Despite several recent drenching rainstorms in the West and enough snow to top the second story of some buildings, the United States has tied an alarming drought record: At least 40% of the Lower 48 has gone 68 straight weeks in drought conditions.
Drought was present in nearly 55% of the contiguous U.S. this week, according to the U.S. Drought Monitor. The last time drought has been so widespread for so long was October 2013. And without significant and unprecedented precipitation over the next seven days, the country will be in uncharted drought territory and break that record outright.
Almost all of the U.S. drought is located west of the Mississippi River, with extraordinarily dry conditions in far Western states, which scientists warn is a consequence of the climate crisis.
Much of the West's drought is actually a long-term phenomenon, persisting from year to year without enough precipitation to lead to a full recovery, said Brad Rippey, a meteorologist with the U.S. Department of Agriculture.
"The Southwest has been experiencing what many scientists have termed a 'megadrought' for about two decades," Rippey told CNN.
In November, U.S. drought coverage climbed above 50% for the first time since 2013. Before the 2013 records, the U.S. had also experienced 65 consecutive weeks of drought between March 2002 and June 2003. The Drought Monitor has been tracking conditions since 2000.
Current dry conditions are being exacerbated by water overuse, said Michael Anderson, a climatologist with the California Department of Water Resources. When the storms come, it might not be enough to replenish the aquifers, he said.
"That can take quite a bit of time, because its water is coming back to the aquifers," Anderson told CNN. "But water is continuing to be used, so you have to have enough water coming into the aquifer that exceeds the use for that restoration to occur."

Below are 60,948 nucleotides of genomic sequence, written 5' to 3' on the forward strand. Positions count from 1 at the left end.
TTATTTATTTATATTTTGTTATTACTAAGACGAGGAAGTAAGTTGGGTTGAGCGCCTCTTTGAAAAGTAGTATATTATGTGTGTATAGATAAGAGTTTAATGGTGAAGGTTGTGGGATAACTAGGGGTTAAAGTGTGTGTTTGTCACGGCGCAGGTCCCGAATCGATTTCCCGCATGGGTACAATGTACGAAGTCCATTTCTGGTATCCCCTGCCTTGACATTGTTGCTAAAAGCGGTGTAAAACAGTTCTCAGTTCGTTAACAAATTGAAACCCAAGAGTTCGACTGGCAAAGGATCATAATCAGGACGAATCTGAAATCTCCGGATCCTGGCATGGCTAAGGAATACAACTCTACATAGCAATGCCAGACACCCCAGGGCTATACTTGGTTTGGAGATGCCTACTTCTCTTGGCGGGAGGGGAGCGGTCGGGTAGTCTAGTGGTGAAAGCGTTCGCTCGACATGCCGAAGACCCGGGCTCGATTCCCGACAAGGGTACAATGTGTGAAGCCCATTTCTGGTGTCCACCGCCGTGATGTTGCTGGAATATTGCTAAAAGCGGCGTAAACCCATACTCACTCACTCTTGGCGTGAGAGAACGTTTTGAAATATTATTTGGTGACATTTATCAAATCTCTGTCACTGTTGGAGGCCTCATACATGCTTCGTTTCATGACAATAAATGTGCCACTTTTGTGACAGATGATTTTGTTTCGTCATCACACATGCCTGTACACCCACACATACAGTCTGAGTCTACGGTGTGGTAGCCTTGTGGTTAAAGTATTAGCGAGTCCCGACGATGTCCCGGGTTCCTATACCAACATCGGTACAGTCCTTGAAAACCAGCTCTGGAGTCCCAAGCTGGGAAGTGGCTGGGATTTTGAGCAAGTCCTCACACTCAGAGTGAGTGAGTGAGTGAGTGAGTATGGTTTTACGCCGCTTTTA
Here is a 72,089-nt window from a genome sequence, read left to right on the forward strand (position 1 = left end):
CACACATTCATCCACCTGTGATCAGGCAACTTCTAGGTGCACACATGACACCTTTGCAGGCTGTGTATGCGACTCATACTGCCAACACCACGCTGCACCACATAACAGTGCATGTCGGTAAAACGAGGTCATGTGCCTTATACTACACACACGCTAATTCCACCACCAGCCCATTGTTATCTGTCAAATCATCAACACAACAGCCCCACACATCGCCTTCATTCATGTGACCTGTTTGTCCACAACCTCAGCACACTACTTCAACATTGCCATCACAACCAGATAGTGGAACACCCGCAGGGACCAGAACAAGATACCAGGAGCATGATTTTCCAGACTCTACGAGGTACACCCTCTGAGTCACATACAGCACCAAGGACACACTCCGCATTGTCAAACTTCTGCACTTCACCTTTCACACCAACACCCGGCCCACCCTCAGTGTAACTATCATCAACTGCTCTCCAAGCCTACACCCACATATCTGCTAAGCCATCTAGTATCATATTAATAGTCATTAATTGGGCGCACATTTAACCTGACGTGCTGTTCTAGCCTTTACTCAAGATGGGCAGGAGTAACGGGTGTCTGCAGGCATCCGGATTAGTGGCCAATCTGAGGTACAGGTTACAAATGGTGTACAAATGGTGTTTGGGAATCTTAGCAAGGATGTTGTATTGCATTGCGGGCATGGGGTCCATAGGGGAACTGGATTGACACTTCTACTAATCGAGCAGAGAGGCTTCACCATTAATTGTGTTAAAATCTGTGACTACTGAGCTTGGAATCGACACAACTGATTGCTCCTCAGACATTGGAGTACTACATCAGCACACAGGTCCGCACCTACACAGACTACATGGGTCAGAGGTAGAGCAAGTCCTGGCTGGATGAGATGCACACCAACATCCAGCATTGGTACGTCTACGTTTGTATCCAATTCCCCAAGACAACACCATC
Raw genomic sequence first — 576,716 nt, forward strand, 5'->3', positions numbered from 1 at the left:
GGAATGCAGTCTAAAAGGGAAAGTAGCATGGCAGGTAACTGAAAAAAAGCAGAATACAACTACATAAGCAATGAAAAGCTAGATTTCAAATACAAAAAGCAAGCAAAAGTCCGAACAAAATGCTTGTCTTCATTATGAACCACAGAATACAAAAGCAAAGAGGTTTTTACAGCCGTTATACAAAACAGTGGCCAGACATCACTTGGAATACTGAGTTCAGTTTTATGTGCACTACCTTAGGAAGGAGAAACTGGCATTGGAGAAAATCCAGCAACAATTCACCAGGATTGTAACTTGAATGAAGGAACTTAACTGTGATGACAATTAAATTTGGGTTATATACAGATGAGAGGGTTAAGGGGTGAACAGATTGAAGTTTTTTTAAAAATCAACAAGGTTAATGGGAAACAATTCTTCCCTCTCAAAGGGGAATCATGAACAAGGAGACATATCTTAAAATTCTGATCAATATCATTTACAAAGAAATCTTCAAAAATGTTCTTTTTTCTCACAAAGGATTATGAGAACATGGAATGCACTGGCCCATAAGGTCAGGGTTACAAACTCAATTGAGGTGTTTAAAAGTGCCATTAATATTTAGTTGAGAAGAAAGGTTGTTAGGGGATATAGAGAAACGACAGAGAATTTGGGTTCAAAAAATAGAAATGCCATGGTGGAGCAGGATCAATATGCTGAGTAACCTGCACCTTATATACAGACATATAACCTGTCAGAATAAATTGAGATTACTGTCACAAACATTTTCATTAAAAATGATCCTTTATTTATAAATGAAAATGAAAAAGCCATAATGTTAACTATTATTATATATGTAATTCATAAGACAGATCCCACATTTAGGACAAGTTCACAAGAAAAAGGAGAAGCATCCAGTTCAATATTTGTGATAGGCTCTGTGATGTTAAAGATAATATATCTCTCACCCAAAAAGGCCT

Oregon also saw a huge increase in precipitation in December, but it did little to bring up the reservoirs around the Rogue River Basin, where half of the reservoirs are at less than 10% of capacity.
Even as recent winter storms have helped recharge the parched Western landscape, drought has worsened in the Southern Plains, especially in Texas, where it has increased from 15% to 82% in just the last three months.
Winter rain and snow helped, but not enough
The winter season started strong with remarkable rain and snow in December, especially in California. For the first time since December 2020, the state this week has no areas with exceptional drought — the highest designation, the U.S. Drought Monitor reported. Extreme drought, the second-highest, is down to 1%, whereas 80% of the state was considered extreme or worse just last month.
A quarter of the state's total average winter snowpack came in December alone, said Julie Kalansky, deputy director of operations for the Center for Western Weather and Water Extremes.
"Currently, the snowpack is at about 50% of the end of season normal snowpack," Kalansky said. "The storms helped a lot, but if there are not some other large storms this winter, it will not be enough to end the drought."
Other states also saw huge gains, including Oregon and Washington, where several cities broke daily rainfall records in the final month of 2021.
"We call it a great start," Anderson said. "We are always appreciative when winter starts as fantastically as it did because that's the kind of start we needed. The challenge is that we kind of need to sustain that through the rest of January through March."